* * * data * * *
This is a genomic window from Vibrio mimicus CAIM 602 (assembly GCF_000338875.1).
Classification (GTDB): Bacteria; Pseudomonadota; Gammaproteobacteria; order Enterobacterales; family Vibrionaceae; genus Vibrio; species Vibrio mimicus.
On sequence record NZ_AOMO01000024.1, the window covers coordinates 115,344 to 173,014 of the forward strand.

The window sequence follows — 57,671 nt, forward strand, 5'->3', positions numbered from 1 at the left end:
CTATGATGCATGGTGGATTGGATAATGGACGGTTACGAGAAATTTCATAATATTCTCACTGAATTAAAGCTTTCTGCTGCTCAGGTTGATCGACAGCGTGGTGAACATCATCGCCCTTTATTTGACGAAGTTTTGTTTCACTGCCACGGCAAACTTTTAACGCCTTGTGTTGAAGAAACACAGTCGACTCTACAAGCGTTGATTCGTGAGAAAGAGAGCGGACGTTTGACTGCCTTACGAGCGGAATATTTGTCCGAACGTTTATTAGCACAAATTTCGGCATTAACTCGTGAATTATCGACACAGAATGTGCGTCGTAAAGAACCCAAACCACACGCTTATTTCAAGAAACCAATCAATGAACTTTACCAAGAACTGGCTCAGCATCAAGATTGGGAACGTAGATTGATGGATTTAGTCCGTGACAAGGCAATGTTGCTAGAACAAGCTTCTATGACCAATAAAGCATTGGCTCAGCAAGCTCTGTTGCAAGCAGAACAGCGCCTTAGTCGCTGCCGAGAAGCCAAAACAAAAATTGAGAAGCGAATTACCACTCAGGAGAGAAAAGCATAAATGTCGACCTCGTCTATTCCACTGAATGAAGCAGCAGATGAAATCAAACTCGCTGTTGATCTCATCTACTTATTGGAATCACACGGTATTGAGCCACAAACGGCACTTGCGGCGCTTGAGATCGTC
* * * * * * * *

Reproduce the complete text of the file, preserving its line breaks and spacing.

This is a genomic window from Vibrio mimicus CAIM 602 (assembly GCF_000338875.1).
Classification (GTDB): Bacteria; Pseudomonadota; Gammaproteobacteria; order Enterobacterales; family Vibrionaceae; genus Vibrio; species Vibrio mimicus.
On sequence record NZ_AOMO01000024.1, the window covers coordinates 115,344 to 173,014 of the forward strand.

The window sequence follows — 57,671 nt, forward strand, 5'->3', positions numbered from 1 at the left end:
CTATGATGCATGGTGGATTGGATAATGGACGGTTACGAGAAATTTCATAATATTCTCACTGAATTAAAGCTTTCTGCTGCTCAGGTTGATCGACAGCGTGGTGAACATCATCGCCCTTTATTTGACGAAGTTTTGTTTCACTGCCACGGCAAACTTTTAACGCCTTGTGTTGAAGAAACACAGTCGACTCTACAAGCGTTGATTCGTGAGAAAGAGAGCGGACGTTTGACTGCCTTACGAGCGGAATATTTGTCCGAACGTTTATTAGCACAAATTTCGGCATTAACTCGTGAATTATCGACACAGAATGTGCGTCGTAAAGAACCCAAACCACACGCTTATTTCAAGAAACCAATCAATGAACTTTACCAAGAACTGGCTCAGCATCAAGATTGGGAACGTAGATTGATGGATTTAGTCCGTGACAAGGCAATGTTGCTAGAACAAGCTTCTATGACCAATAAAGCATTGGCTCAGCAAGCTCTGTTGCAAGCAGAACAGCGCCTTAGTCGCTGCCGAGAAGCCAAAACAAAAATTGAGAAGCGAATTACCACTCAGGAGAGAAAAGCATAAATGTCGACCTCGTCTATTCCACTGAATGAAGCAGCAGATGAAATCAAACTCGCTGTTGATCTCATCTACTTATTGGAATCACACGGTATTGAGCCACAAACGGCACTTGCGGCGCTTGAGATCGTC